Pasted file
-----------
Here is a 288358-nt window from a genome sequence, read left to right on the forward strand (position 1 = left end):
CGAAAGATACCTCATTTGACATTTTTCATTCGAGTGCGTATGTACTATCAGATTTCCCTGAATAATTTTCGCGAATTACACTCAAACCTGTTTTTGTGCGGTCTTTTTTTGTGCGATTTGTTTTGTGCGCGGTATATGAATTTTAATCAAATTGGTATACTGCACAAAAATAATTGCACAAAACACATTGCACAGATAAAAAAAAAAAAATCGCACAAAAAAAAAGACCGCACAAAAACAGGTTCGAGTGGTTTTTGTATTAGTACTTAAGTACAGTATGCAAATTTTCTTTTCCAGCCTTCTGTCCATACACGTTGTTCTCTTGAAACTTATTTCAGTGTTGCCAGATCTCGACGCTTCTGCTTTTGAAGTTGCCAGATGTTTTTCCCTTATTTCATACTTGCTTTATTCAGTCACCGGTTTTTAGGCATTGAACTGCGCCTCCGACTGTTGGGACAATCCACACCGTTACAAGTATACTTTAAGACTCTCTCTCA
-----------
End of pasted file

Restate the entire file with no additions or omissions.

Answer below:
Here is a 288358-nt window from a genome sequence, read left to right on the forward strand (position 1 = left end):
CGAAAGATACCTCATTTGACATTTTTCATTCGAGTGCGTATGTACTATCAGATTTCCCTGAATAATTTTCGCGAATTACACTCAAACCTGTTTTTGTGCGGTCTTTTTTTGTGCGATTTGTTTTGTGCGCGGTATATGAATTTTAATCAAATTGGTATACTGCACAAAAATAATTGCACAAAACACATTGCACAGATAAAAAAAAAAAAATCGCACAAAAAAAAAGACCGCACAAAAACAGGTTCGAGTGGTTTTTGTATTAGTACTTAAGTACAGTATGCAAATTTTCTTTTCCAGCCTTCTGTCCATACACGTTGTTCTCTTGAAACTTATTTCAGTGTTGCCAGATCTCGACGCTTCTGCTTTTGAAGTTGCCAGATGTTTTTCCCTTATTTCATACTTGCTTTATTCAGTCACCGGTTTTTAGGCATTGAACTGCGCCTCCGACTGTTGGGACAATCCACACCGTTACAAGTATACTTTAAGACTCTCTCTCA